LMES – Nurburgring 1000 Kms – Second Session
Dry, But Oily - & Lots Of Traffic

Ignore the driver line-ups – some of them at least – against the cars in our table of practice times from this morning: the complete list has now been released, so the names on the table of second session times are accurate, the first less so.

We need to make that point very clearly, because until late morning it wasn’t apparent who is partnering Lars Nielsen and Thorkild Thyrring in the Farnbacher (was Racer’s Group at Le Mans) Porsche RSR: it’s Mike Rockenfeller.

With the track dry but oily, the young German was nearly two seconds faster (2:01.468) than the rest in GT, headed up by Stephane Daoudi in the JMB Ferrari (no Melo in this car this time) - 2:03.304.

Staying with GT, third was the Freisinger Porsche (Vassiliev joining Collard and Ortelli), then Cirtek’s RSR, the Choro Q (or is that Choroq?) RSR, Sebah’s R and JWR’s RSR.

Sebah sixth quickest then, and with Marino Franchitti only having completed about six laps so far, on his debut on the F1 track, it’s Xavier Pompidou setting the times in Hugh Hayden’s GT3-R. “Xavier is really helping me to learn the track,” said the Scot. “This car is quite a change from the GT3 I drove in the 24 Hours…..” that car having ABS brakes and no restrictors. Marino’s description of driving down the long home straight on the Nordschleife, through the mist and rain, with almost zero visibility, shows what these guys are made of.

Liddell and Jordan were working on the rear end of the team’s new RSR, and a slight change got rid of the understeer they had at the start of this 45 minute period, but “traffic” was the problem, hardly any of the cars seeming to spend any substantial time in the pits: everyone wanted to be out there, with such limited track time before first qualifying this afternoon. “We’re not quite there,” summed up the Mid-Ohio LMP2 winner.

So straight onto LMP2 here, where Jean-Marc Gounon was fastest early on, but the Belmondo car pipped his best, with a 1:52.245. Randaccio’s Tampolli was third on a 1:59. Hmmm.

Tracsport were pleased to be in the ballpark of the bulk of the (older) LMP2s, John Gaw setting a 2:03.048. Six of the class set times between 1:59 and 2:03. the Palmyr car stranded alone on a 2:10. Tracsport’s TM Dudley Wood was pleased with progress with the Lola, all three drivers being new to this circuit. “Our aim is to finish the race and learn.” Driver John Ingram: “We had a slight problem this morning with the engine cutting out, but that’s been resolved. I’ll run in the second half of qualifying, John Gaw will set the time.” It sounds as though traffic will be a problem this afternoon…. which looks as though it should remain dry.

GTS saw the two shining lights from Monza at the top of the list, Vitaphone still ahead – by about a second and a half, from Larbre. Only the MAC Racing Viper was adrift of the bulk of the class, led by the Barron Connor 61 car, then the Force One GTS-R then the other 575. John Bosch’s team has been testing at Oschersleben recently, but set-up work more than testing new developments… The GNM Saleen was seventh fastest, just behind the turbo Porsche. Graham Nash is seeking a two minute pace for the race, and isn’t too worried about a specific qualifying time. Phil Bennett and Gian Maria Bruni do not have a third partner.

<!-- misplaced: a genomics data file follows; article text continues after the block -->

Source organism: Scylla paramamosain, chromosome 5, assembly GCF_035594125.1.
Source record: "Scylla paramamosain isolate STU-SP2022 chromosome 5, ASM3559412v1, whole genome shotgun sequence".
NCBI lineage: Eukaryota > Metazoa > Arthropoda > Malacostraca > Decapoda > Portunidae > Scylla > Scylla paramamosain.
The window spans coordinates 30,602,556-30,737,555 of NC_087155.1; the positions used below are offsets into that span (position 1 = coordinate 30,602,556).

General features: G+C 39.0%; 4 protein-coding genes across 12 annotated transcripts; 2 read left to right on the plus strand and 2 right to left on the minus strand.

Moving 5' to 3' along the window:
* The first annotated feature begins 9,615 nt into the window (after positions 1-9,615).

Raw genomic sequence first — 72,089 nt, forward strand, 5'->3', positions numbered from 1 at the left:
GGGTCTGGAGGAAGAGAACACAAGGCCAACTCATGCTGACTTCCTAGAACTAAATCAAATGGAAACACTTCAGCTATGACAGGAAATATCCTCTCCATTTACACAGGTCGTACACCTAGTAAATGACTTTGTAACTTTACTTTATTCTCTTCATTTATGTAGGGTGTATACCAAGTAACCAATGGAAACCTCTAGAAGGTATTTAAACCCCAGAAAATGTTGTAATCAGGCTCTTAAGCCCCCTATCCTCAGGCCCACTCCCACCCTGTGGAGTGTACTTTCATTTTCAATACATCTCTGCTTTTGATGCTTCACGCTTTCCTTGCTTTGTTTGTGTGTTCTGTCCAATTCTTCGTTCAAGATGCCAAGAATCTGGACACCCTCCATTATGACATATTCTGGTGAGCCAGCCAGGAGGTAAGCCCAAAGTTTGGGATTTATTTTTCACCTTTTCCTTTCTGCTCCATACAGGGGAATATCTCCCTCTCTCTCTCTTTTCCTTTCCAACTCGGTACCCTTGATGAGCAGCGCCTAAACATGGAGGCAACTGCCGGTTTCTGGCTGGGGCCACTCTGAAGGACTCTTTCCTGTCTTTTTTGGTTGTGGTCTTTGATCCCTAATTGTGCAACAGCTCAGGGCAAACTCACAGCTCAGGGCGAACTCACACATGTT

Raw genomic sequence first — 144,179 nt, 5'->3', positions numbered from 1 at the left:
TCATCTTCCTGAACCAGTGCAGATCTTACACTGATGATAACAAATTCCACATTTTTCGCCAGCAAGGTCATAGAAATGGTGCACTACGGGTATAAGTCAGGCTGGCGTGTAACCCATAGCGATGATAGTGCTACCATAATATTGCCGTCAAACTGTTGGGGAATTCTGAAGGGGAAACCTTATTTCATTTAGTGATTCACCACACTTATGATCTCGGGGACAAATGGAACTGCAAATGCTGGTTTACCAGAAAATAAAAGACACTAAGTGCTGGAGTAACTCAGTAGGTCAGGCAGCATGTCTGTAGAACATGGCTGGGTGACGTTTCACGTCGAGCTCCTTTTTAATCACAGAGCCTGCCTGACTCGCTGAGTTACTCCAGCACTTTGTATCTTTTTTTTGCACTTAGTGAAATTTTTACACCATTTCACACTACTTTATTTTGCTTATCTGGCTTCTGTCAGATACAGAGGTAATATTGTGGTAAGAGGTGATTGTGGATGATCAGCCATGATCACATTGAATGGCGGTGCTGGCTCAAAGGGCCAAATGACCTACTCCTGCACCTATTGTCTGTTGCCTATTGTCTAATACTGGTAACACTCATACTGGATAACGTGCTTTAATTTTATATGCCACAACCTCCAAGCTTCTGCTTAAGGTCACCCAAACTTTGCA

dailysportscar.comSo LMP1 – which ended up with Audis 1-3-4, split by Nic Minassian in the Creation DBA. The R8s ran with a dry set-up earlier this morning, explaining why they collectively weren’t terribly quick, but form is being to be asserted.

Minassian is bouncy and confident though: “My 1:47.4 was my first flying lap, and it wasn’t a very good lap.”

Sam Hignett was pleased with sixth quickest in the Jota 04S, but didn’t feel that he made the most of new tyres, because of oil on the track. John Nielsen was a very good seventh in the Lister, which was running trouble-free - the team concerned though that there is just insufficient time to make any meaningful changes to the car in the limited track time, made worse by the wet session this morning.

Patrick Pearce put the Dallara into the gravel on his out lap, hence no time – or set-up time – for this car. It will go into qualifying not having completed a dry lap….

Reader Julian Roberts (thanks Julian, no time to get email working here yet) forwards this image, of the Le Mans-winning Goh Audi during Dindo's Sunday lunchtime conflagration on June 13: none of us here realised quite the extent of the flames... Courage indeed, Dindo. Comments from Mr. Kazumichi Goh on the reaction in Japan to his team's Le Mans win to be added here ... now.

It was a very happy Kazumichi Goh in the Nurburgring paddock today – the proud team owner of the first privateer squad to win the Le Mans 24 Hours since 1997 and the first ever non-European privateer to do so.

“I’m delighted of course and very, very proud.”

The news of the Team Goh win was received very well indeed back at home in Japan

“Ironically it was the first time for many years that the race was not well covered by terrestrial television, instead there was cable coverage but the newspapers’ coverage was fantastic. We had a quarter page in colour on the front page of Japan’s biggest daily newspaper. Everyone heard about it. My mother, who is 77 years old, was called by her friend who had seen the result and rang to congratulate her.”

Here’s hoping that a popular and newsworthy result like this might persuade the Japanese manufacturers to look again at sportscar racing.


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